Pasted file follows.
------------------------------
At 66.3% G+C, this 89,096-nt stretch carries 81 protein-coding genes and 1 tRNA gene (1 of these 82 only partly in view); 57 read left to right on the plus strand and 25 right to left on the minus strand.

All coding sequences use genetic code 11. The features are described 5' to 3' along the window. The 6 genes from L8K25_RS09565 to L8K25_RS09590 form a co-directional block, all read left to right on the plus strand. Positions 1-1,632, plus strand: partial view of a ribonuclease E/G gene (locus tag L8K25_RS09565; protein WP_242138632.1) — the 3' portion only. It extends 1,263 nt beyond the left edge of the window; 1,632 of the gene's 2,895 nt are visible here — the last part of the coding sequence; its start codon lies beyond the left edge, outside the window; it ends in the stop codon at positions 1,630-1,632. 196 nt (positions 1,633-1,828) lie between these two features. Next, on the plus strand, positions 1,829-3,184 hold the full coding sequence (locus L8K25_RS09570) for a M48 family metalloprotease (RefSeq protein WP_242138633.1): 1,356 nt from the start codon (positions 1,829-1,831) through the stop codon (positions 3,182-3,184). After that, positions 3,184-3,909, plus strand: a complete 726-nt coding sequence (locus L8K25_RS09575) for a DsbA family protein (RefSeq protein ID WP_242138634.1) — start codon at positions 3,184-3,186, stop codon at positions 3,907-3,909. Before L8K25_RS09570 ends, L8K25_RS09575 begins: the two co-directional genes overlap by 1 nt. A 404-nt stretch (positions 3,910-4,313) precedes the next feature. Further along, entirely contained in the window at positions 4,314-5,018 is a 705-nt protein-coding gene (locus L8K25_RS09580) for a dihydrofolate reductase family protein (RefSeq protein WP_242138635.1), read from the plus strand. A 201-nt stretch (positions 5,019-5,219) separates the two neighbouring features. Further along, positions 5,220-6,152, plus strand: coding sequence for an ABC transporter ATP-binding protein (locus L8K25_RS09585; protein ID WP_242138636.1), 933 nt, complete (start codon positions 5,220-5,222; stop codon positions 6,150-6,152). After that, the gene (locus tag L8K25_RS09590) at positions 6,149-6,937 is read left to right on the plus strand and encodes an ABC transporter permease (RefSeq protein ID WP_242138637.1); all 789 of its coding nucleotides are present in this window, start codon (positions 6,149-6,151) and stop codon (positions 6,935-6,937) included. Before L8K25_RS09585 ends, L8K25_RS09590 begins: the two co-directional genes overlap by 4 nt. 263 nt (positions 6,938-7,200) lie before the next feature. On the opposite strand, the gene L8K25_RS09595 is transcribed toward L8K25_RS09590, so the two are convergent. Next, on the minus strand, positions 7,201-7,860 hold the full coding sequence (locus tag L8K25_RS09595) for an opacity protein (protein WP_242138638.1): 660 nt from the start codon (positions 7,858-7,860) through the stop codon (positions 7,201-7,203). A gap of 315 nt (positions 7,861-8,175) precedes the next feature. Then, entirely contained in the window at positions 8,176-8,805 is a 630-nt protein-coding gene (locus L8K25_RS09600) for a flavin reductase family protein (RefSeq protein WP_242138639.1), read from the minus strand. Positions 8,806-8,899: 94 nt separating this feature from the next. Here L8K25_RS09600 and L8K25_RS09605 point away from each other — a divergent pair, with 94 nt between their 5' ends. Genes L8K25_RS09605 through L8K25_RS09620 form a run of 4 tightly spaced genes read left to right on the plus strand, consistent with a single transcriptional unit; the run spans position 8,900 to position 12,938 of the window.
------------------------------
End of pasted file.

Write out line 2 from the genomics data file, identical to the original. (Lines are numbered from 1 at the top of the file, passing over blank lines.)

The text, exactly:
All coding sequences use genetic code 11. The features are described 5' to 3' along the window. The 6 genes from L8K25_RS09565 to L8K25_RS09590 form a co-directional block, all read left to right on the plus strand. Positions 1-1,632, plus strand: partial view of a ribonuclease E/G gene (locus tag L8K25_RS09565; protein WP_242138632.1) — the 3' portion only. It extends 1,263 nt beyond the left edge of the window; 1,632 of the gene's 2,895 nt are visible here — the last part of the coding sequence; its start codon lies beyond the left edge, outside the window; it ends in the stop codon at positions 1,630-1,632. 196 nt (positions 1,633-1,828) lie between these two features. Next, on the plus strand, positions 1,829-3,184 hold the full coding sequence (locus L8K25_RS09570) for a M48 family metalloprotease (RefSeq protein WP_242138633.1): 1,356 nt from the start codon (positions 1,829-1,831) through the stop codon (positions 3,182-3,184). After that, positions 3,184-3,909, plus strand: a complete 726-nt coding sequence (locus L8K25_RS09575) for a DsbA family protein (RefSeq protein ID WP_242138634.1) — start codon at positions 3,184-3,186, stop codon at positions 3,907-3,909. Before L8K25_RS09570 ends, L8K25_RS09575 begins: the two co-directional genes overlap by 1 nt. A 404-nt stretch (positions 3,910-4,313) precedes the next feature. Further along, entirely contained in the window at positions 4,314-5,018 is a 705-nt protein-coding gene (locus L8K25_RS09580) for a dihydrofolate reductase family protein (RefSeq protein WP_242138635.1), read from the plus strand. A 201-nt stretch (positions 5,019-5,219) separates the two neighbouring features. Further along, positions 5,220-6,152, plus strand: coding sequence for an ABC transporter ATP-binding protein (locus L8K25_RS09585; protein ID WP_242138636.1), 933 nt, complete (start codon positions 5,220-5,222; stop codon positions 6,150-6,152). After that, the gene (locus tag L8K25_RS09590) at positions 6,149-6,937 is read left to right on the plus strand and encodes an ABC transporter permease (RefSeq protein ID WP_242138637.1); all 789 of its coding nucleotides are present in this window, start codon (positions 6,149-6,151) and stop codon (positions 6,935-6,937) included. Before L8K25_RS09585 ends, L8K25_RS09590 begins: the two co-directional genes overlap by 4 nt. 263 nt (positions 6,938-7,200) lie before the next feature. On the opposite strand, the gene L8K25_RS09595 is transcribed toward L8K25_RS09590, so the two are convergent. Next, on the minus strand, positions 7,201-7,860 hold the full coding sequence (locus tag L8K25_RS09595) for an opacity protein (protein WP_242138638.1): 660 nt from the start codon (positions 7,858-7,860) through the stop codon (positions 7,201-7,203). A gap of 315 nt (positions 7,861-8,175) precedes the next feature. Then, entirely contained in the window at positions 8,176-8,805 is a 630-nt protein-coding gene (locus L8K25_RS09600) for a flavin reductase family protein (RefSeq protein WP_242138639.1), read from the minus strand. Positions 8,806-8,899: 94 nt separating this feature from the next. Here L8K25_RS09600 and L8K25_RS09605 point away from each other — a divergent pair, with 94 nt between their 5' ends. Genes L8K25_RS09605 through L8K25_RS09620 form a run of 4 tightly spaced genes read left to right on the plus strand, consistent with a single transcriptional unit; the run spans position 8,900 to position 12,938 of the window.